Land-use change of tropical forests causes loss of soil organic matter and plant productivity. Effects of fallow or plantation vegetation on soil organic matter storage need to be clarified to optimize land-use that maximizes soil organic matter storage and plant productivity.
We compared 30-year changes in soil carbon stocks and litter decomposition under different land-uses (primary dipterocarp forest, Macaranga forest, Imperata grassland, transition of Imperata grassland to Acacia plantation, transition of Imperata grassland to oil palm plantation) in Indonesia.
The Imperata grassland maximizes soil carbon stocks for up to 10 years due to considerable root litter inputs, but additional organic matter storage is limited over the following 20 years, due to high grass litter decomposability in the less acidified soil. The conversion of Imperata grassland to oil palm plantation causes greatest loss of soil organic matter, whereas Acacia plantation on Imperata grassland or the Macaranga forest maximizes soil carbon stocks due to input of recalcitrant forest litters and reduced microbial activities in the acidified soils.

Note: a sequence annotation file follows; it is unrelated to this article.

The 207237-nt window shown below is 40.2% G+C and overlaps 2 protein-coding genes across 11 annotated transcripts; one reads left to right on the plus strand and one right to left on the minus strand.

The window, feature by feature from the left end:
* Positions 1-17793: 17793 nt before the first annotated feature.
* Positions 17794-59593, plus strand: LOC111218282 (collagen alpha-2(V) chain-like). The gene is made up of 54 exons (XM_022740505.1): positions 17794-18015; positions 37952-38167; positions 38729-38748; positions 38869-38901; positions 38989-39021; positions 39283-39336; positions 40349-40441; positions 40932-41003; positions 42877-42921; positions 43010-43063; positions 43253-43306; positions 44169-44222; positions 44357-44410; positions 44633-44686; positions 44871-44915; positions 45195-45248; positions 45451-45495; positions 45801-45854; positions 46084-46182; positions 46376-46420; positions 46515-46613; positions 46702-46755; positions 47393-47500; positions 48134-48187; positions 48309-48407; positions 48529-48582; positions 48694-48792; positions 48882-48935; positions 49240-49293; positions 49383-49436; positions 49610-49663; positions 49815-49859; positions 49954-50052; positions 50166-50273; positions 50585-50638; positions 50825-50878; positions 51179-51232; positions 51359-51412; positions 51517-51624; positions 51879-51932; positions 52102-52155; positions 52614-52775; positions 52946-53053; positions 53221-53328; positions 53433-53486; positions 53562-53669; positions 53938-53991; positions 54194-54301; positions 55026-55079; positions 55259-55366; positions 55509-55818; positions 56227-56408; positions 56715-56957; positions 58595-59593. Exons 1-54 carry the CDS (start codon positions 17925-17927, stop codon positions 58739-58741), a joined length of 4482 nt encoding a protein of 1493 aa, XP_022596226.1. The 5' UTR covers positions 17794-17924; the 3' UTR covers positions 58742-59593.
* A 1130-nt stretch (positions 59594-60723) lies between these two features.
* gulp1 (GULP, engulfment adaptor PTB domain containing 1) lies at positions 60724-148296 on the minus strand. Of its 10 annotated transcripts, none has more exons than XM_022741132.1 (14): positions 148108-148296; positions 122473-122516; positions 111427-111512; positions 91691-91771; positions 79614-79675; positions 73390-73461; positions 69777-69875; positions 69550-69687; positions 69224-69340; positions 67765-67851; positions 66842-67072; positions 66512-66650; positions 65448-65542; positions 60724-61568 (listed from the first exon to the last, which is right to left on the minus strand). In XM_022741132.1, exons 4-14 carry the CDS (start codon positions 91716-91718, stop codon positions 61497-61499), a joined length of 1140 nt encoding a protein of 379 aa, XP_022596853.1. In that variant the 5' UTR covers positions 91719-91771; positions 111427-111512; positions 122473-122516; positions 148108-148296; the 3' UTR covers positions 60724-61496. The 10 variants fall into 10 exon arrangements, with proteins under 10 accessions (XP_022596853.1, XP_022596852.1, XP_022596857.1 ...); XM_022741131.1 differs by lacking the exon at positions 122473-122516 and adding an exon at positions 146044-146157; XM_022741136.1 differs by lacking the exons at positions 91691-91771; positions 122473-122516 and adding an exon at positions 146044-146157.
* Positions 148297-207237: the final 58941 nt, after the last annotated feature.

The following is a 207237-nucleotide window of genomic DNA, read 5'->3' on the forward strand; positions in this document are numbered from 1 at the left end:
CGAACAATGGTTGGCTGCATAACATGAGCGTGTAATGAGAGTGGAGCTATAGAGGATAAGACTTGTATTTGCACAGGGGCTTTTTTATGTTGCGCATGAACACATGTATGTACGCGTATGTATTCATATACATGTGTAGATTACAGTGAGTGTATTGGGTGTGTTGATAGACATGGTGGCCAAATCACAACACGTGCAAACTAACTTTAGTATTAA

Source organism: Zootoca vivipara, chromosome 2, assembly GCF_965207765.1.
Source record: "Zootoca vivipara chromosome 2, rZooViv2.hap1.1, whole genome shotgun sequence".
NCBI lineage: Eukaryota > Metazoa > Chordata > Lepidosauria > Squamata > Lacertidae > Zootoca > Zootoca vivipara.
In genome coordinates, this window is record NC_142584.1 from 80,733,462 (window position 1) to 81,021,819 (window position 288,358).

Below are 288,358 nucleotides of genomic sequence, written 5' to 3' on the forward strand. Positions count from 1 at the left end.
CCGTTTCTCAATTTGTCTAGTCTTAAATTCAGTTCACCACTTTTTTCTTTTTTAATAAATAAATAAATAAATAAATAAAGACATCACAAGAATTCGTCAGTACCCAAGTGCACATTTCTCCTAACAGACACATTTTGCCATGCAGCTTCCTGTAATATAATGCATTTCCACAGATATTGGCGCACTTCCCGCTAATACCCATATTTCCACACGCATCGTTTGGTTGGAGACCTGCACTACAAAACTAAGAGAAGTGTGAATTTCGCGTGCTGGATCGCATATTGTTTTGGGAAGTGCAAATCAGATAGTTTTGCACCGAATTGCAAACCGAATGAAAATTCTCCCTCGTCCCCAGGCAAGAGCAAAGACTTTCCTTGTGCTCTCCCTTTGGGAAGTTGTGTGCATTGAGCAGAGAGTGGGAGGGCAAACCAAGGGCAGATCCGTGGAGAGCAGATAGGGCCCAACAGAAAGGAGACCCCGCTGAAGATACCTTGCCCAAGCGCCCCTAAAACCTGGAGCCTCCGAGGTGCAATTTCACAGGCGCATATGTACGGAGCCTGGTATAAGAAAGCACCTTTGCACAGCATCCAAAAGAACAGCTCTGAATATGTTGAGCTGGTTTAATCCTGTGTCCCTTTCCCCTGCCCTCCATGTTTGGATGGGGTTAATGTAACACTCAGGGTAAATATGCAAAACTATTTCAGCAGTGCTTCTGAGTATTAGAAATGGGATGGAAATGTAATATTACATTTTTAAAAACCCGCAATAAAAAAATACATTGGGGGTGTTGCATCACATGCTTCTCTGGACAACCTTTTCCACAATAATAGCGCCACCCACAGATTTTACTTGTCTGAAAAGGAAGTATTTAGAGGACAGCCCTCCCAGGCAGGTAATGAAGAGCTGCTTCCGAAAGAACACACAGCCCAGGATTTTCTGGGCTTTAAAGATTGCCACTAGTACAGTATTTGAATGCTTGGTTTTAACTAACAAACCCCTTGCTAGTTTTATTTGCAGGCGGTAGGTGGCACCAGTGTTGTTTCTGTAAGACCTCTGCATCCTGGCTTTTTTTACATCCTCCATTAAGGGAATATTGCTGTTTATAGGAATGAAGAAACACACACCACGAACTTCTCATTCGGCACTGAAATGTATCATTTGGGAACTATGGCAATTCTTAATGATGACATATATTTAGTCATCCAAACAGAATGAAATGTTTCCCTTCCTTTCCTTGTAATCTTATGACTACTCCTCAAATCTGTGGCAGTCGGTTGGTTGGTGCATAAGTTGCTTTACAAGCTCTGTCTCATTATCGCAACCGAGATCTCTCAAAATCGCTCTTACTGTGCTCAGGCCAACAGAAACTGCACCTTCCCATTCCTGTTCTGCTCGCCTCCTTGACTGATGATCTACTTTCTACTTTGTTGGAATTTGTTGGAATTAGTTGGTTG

Farmers could adopt short-term (<10 years) grass fallow or longer-term (>10 years) fallow under Acacia plantation on Imperata grassland or Macaranga regeneration forest to maximize soil organic matter storage. The optimum and feasible land-use strategies should be selected based on the length of fallow period and the original acidity of soil.
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The authors thank the Tropical Rainforest Research Center, Mulawarman University, for allowing us to conduct our experiments. This work was financially supported by a Japan Society for the Promotion of Science (JSPS) grant (No. 26850105).
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Fujii, K., Sukartiningsih, Hayakawa, C. et al. Effects of land use change on turnover and storage of soil organic matter in a tropical forest. Plant Soil 446, 425–439 (2020). https://doi.org/10.1007/s11104-019-04367-5